Thomas said to him, ‘Lord, we do not know where you are going. How can we know the way?’ Jesus said to him, ‘I am the way, and the truth, and the life. No one comes to the Father except through me. If you know me, you will know my Father also. From now on you do know him and have seen him.’
When French historian Alex de Tocqueville came to America in 1831, he noted that “the religious atmosphere of the country was the first thing that struck me on arrival in the United States”. It remains a striking feature of American life to this day. The Gallup Poll reported in 2011 that more than 9 in 10 Americans say that they “personally believe in God”. More than 8 in 10 also say that they “experience in their lives the need for spiritual growth”. Created in the very image of God, we long to fill the God-shaped vacuum within, to make connection with ultimate reality and truth. However hard we might try, we cannot repress or deny that we were made for the infinite.
When we gaze at the starry sky and wonder what God must be like, or we long somehow to make connection with Him, we must always look to Jesus. All the knowledge of God that our hearts and minds crave is made known to us in Jesus. We learn what God is like when we see Jesus washing dirty feet, forgiving sinners, and stretching out His arms on the cross. The Apostle Paul writes about the revelation of God that we have in Jesus: “For it is the God who said, ‘Let light shine in darkness’, who has shone in our hearts to give the light of the knowledge of the glory of God in the face of Jesus Christ” (II Corinthians 4:6).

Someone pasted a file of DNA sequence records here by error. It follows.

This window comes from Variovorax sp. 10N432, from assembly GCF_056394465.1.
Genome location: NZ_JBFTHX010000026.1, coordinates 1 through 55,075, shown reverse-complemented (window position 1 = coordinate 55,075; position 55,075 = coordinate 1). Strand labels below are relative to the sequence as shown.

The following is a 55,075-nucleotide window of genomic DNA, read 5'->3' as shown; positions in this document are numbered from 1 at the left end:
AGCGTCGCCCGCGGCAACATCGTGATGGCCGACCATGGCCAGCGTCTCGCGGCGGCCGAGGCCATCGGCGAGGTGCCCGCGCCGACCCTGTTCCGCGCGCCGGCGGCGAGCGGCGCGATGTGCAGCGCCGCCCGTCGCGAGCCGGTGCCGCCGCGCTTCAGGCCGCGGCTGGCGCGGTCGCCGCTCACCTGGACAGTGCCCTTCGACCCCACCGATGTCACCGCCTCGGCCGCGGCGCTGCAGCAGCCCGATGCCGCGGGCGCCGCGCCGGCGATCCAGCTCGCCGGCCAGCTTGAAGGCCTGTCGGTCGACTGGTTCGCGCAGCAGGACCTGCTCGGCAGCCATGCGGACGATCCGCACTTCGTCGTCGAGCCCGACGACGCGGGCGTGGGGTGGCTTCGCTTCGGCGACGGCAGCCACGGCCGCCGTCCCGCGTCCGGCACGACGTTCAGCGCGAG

Throughout the Gospel story Jesus reveals the Father to us, bringing us the life and truth of God. Jesus comes from the Father in order to take us to the Father. “If you know me,” Jesus promises, “you will know my Father also”.
Notice that Jesus does not say that He knows the way to his Father. Nor does He say that He will show us the way to his Father. Rather, Jesus says, “I am the way….no one comes to the Father except through me”. Whatever our religion, or lack of religion, we come to the Father through Jesus. It is Jesus who takes us close to the Father’s heart.
Thanks be to Thee, my Lord Jesus Christ
For all the benefits Thou hast given me,
For all the pains and insults Thou hast borne for me.
O most merciful Redeemer, friend and brother,
May I know Thee more clearly,
Love Thee more dearly,
Follow Thee more nearly”.
– Richard of Chichester (1197-1262)
What are there in Jesus’ words today to know; to feel; to do?